The book is about love. Also change, evolution, staying the same, but mostly love. The part that struck me tonight as I finished it was the Jekyll and Hyde theme in the book, so glaring to me today as the entire Spitzer drama unfolded and he resigned as the "evil" side was revealed. In the book, Jekyll and Hyde, Dark and light are two essential parts of the same person. Inseparable and not surprising they are both there. The ability to tell a story is what saves people. Not a surprising conclusi ...more
Kate Savage
"If you tell yourself like a story, it doesn’t seem so bad."

Of course I fell in love with this book immediately. Yes -- I'll use the old cliche 'fall in love,' this book gives you permission to know better and all the same keep using the word 'love.' But then I worried that it was too lovely, too tidy in its thumping end-lines. What saves it is its scattered form. This book has to be scraps and fragments to offset its pristine, shapely sentences.

Winterson is an astonishing story-teller, so much
Nicole Villaluz
"A beginning, a middle and an end is the proper way to tell a story. But I have difficulty with that method." Winterson was right to this line. Time is a huge factor in the story, and Winterson has always confessed that she has no sense of it (also same as to Sexing the Cherry). The story follows the life of Silver, a young girl orphaned by the death of her mother, her only parent, and was taken in by Pew, the keeper of the town's lighthouse. The story is beguiling in its own cryptic ways, heigh ...more
Winterson writes gorgeously, and the loopy world of fable that she begins her novella in (and anchors it in periodically) creates a somewhat off-kilter (literally in the first scene, set in a house askew)atmosphere that allows the reader to meditate on storytelling, memory, and intimacy without worrying so much about the literal or realistic. The more that the novella was in the world of Silver's childhood, filled with stories, the more it satisfied me; I'm not sure that I was as moved by her lo ...more
Kathleen Hagen
Lighthousekeeping, by Jeanette Winterson. B-plus.
I was fortunate to get this book in braille from the LIbrary for the Blind.

This book was wonderful in its way. I suppose it could be called metafiction. It was hard to tell at times what was story and what was truth. A girl, who called herself “silver” lived in a badly built house on top of a cliff with her mother. Her mother fell to her death, and ultimately Silver went to live at the lighthouse with the lighthousekeeper, Pugh, who was blind. The
Second book of the readathon! I love Jeanette Winterson's writing, but I just don't love her books. Does that make any sense? I love the way she uses words, the ebb and flow of her prose, but it never becomes a satisfying whole for me. I think I find it easier to accept, the more I read of her stuff, but I'm still not quite there yet.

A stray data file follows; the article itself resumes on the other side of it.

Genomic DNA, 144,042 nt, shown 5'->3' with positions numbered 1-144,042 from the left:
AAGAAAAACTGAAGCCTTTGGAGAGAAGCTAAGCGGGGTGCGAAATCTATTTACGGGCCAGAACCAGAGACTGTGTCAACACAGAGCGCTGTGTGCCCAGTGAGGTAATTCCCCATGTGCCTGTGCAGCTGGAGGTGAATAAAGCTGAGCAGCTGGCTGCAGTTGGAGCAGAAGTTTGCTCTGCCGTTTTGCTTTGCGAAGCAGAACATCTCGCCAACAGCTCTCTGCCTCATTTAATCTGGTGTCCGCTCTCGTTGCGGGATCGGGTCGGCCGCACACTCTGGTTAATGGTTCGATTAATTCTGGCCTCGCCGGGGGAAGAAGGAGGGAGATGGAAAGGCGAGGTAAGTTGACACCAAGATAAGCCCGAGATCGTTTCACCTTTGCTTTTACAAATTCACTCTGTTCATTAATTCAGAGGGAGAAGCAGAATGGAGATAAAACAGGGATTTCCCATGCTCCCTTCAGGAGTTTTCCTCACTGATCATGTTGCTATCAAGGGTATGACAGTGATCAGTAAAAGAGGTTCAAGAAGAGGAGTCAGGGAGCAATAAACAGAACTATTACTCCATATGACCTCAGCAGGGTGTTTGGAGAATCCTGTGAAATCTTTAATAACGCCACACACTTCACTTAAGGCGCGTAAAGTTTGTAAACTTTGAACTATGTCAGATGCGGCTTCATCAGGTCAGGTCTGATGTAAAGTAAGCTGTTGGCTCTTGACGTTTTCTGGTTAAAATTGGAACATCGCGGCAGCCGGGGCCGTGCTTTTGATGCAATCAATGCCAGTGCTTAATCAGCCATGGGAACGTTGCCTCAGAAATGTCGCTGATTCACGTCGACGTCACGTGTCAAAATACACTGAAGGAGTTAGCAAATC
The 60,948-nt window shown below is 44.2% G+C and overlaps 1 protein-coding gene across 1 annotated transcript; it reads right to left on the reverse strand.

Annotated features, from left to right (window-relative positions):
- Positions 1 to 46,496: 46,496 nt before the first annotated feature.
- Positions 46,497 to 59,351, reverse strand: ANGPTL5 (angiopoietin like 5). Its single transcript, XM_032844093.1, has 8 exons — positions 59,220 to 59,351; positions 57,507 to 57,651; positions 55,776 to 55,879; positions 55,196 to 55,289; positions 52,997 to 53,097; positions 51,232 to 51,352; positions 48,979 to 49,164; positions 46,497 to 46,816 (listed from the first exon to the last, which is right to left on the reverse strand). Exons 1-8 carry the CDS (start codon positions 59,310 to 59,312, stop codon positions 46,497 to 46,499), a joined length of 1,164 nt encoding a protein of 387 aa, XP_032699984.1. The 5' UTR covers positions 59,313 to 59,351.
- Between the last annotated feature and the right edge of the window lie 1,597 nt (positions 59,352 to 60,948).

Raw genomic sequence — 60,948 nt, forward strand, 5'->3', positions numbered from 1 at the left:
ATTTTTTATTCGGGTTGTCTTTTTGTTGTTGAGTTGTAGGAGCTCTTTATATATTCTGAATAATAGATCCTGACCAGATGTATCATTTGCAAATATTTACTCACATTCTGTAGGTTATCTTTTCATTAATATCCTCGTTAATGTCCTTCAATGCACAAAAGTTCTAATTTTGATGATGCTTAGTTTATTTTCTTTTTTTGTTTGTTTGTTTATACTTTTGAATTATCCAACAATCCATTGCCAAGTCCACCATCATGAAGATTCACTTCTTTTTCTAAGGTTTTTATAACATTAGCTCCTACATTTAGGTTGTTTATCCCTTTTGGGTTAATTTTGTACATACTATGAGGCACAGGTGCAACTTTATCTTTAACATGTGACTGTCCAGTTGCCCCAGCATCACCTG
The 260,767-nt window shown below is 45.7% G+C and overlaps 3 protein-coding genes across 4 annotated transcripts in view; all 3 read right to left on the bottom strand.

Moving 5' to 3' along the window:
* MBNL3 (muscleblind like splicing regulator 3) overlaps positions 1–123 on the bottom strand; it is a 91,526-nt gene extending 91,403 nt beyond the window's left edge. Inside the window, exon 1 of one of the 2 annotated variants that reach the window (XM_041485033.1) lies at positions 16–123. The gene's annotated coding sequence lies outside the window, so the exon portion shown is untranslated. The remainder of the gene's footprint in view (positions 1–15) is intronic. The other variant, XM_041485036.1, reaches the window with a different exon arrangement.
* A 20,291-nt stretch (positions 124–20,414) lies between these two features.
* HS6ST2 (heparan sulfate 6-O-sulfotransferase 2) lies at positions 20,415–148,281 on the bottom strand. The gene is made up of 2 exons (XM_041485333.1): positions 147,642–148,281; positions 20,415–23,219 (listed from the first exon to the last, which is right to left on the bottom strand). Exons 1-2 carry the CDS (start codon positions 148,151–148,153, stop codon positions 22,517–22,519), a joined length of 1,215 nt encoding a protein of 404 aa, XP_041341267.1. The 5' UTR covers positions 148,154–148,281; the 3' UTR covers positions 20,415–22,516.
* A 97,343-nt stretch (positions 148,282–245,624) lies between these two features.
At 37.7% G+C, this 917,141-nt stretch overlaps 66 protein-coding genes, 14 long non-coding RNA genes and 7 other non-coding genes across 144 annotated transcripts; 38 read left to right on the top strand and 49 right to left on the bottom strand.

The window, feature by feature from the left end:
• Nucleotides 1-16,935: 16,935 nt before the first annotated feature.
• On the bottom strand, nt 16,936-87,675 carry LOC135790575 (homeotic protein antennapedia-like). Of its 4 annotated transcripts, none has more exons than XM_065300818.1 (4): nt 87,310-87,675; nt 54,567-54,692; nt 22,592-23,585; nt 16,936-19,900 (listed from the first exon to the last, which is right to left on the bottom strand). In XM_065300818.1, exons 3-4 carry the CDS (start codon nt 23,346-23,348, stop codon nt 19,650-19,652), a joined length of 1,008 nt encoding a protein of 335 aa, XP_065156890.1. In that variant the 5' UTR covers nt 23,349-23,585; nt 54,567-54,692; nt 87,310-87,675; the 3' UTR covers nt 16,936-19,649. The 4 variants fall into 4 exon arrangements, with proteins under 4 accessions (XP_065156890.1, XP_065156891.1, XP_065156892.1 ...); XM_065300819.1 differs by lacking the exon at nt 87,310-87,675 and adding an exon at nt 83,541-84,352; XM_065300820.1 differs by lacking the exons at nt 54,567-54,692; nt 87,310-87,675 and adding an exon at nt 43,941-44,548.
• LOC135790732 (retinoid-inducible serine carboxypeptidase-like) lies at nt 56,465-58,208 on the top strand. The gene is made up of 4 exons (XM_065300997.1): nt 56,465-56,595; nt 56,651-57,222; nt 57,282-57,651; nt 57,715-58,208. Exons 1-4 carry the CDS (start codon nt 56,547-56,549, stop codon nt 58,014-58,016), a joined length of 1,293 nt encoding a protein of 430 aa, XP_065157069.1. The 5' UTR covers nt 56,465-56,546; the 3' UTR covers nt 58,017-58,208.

I never know what to say about her work because of it. I loved the beginning of this, and the story within the story about Babel Dark, but I don't think it was sati
Jenny (Reading Envy)
The story comes together from different segments of characters' lives. I want to read more of Winterson's writings.
Russell Sanders
I'm at a loss here. Winterson is a skillful and poetic writer who has won awards and gotten accolades for this book. It was a quick read, but it left me baffled. Apparently it is about the nature of love and the importance of storytelling.(I got that info from the jacket flap.) As a writer myself and a teacher of literature, I enjoy analyzing. But I don't even know where to begin with the convolution this book presents. As I read, I was constantly asking myself, "Who is telling the story now? Wh ...more
Juanita Rice
Dec 26, 2011 Juanita Rice rated it 3 of 5 stars  ·  review of another edition
Recommends it for: convalescents.
Recommended to Juanita by: G. Slate
Shelves: fiction

A rather short book in an eccentric, almost idiosyncratic style, which I can't quite call a novel, but neither is it by any means a short story. It is prose, and incantation, and aphorism, and perhaps too tidily metaphorical. But ultimately worth the quick read. I put it on the "fiction" shelf but it might be just as happy as "fantasy.

It tells the story of the stories the girl Silver heard, learned, witnessed and created in her attempt to survive being a fatherless and fortuneless and clueless
LIGHTHOUSEKEEPING was my return to Winterson's writing after a long absence. This novel is uneven, but the better parts clearly demonstrate Winterson's considerable strengths as a writer: hauntingly poetic prose, mesmerizing in its rhythms, and a deployment of language that is rich, deft, nuanced, but never ostentatious. Winterson's themes (across her whole body of work) don't run broadly, but they run deep: the perils attendant upon how we construct our identities; what really matters in life a ...more
This is the first book of Jeanette Winterson's I've read, and while I enjoyed it, I found, more often than not, that I was devouring her language rather than the story itself. It's actually two stories woven together-- the story of the lead character, Silver and the history of Babel Dark, a notorious figure from her seaside town. I preferred the beginning of the book to its conclusion, which isn't unusual for me-- I could have easily read a 400-page novel just on Silver and Pew and done away wit ...more